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Climb It, Tarzan!

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Release Date: 
Independent Entertainment
Aspect Ratio: 
Directed by: 
Jared Masters
Jennicka Andersson,
Jamie Devitt
Zrinka Dozic
Bottom Line: 
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It has been said many times that there are no new ideas in film anymore. If this is true, you may double that for works of cult exploitation. The best exploitation films will always be from the late sixties/early seventies when flicks featuring an “unrated” rating could be shown in drive in theaters across the land and there was no stranglehold by the MPAA who now decrees that all films with content “too hot for an R rating” will be a commercial failure, by making it all but impossible for them to be shown in American theatres to the general public.  There are all sorts of unrated films for the modern home video market, but they almost always appeal to a niche market and usually have such awful production values, off-putting subject matter and such a complete lack of advertising budget that they are lucky to make their budget back, even if they only cost a few thousand dollars to shoot.  Needless to say many folks, (myself included) are somewhat nostalgic for the days when cinema had fewer rules.  Understandably, some legitimate directors even tried to capture the magic with an empty, hype filled tribute film of their own. Oliver Stone had NATURAL BORN KILLERS, Paul Rodriquez/Tariantino had GRINDHOUSE. Martin Scorsese had TAXI DRIVER. These were all adequate attempts, but the same pesky mandatory R rating that ruined the scene forever still made these film’s theater releases a truncated tribute at best and no more harder than the usual offerings of the big studios. A true tribute to the films of this day will never exist again.  Even if someone could take the necessary time, effort and budget to create something badass enough, the theatres will refuse to play it if it isn’t rated R, and a straight to home video release fails to make any impact whatsoever because most of them are never designed with any semblance of budget or quality. This is why whenever I get a product that claims to be a “fresh, titillating take” on sexploitation films done in the old tradition, I am noticeably skeptical and perhaps you should be too.  Today’s sexploitation throwback is called “CLIMB IT TARZAN” a modern film that does provide us some crazy sixties motif, yet is anything but a “swinging” good time.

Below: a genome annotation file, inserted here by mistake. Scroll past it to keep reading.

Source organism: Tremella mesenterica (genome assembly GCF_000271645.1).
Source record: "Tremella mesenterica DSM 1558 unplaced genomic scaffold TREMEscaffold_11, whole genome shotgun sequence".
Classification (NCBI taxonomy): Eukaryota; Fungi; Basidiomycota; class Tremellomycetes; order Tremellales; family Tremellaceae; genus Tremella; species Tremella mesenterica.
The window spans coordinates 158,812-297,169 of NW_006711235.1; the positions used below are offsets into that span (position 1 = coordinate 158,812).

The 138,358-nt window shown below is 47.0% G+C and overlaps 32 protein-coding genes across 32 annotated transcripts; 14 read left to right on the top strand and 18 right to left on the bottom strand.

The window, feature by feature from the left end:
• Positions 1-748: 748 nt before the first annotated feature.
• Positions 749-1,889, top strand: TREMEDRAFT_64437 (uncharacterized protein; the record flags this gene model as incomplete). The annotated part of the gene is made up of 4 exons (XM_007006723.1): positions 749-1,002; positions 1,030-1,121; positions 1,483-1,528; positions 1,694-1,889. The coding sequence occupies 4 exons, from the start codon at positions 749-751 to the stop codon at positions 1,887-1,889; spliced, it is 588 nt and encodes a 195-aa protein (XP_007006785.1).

CLIMB IT TARZAN is the story of two women, sort of. First there is an insatiable aspiring model named Ginger and her sister Janet who works at a strip club. CLIMB IT TARZAN (or C.L.I.T as I like to call it for short) is shot in the style of a true confessional which details the story of Janet as she maneuvers her way to the top, using others even as she is used herself. The major antagonist in C.L.I.T. is actually a lesbian photographer Paula who uses every tired, sleazy stereotypical trick established in movies such as this short of violence or actual physical coercion.  From secretly snapping photos of her trysts, to aggrandizing her list of fashion contacts to simply promising advancement to any female model that will sleep with her, Paula is the prime mover of this film even if her scenes, methods and motivations have all been seen before in better films wearing a proper Cult/exploitation release date (having been actually produced in the day). Not to say this is a bad film, there are over fifty attractive women in this thing and many of them do appear in at least one scene of “naked exposition” (usually in the lesbian photographer’s studio). However the real problem with C.L.I.T is that it tries so hard to achieve its retro look that the entire film suffers for it. For example, while every film locale and set looks like it takes place in the late 1960’s, the mere fact that even a big budget film couldn’t afford to realistically replicate what Hollywood looked like in yesteryear means that all scenes tend to take place indoors on the same six sets and most of the conversations happen between actresses talking on authentic looking Northwestern Bell dial phones from over half a century ago. In fact there are about fifty phone calls made in this movie which is the prime method of communication and plot development in C.L.I.T. I appreciate the effort it must of taken to dress up every actress in flawless renditions of Sixties Mod fashion and to create a reoccurring musical theme that always sounded exactly the perquisite 12% difference between itself and any of the DOORS actual copyrighted hits, but between this and the forced indoor camera tricks that seek only to conserve the same lackluster budget of all modern Unrated films I have to say I have never seen such a textbook case of a pretty female cast being “all dressed up with nowhere to go.”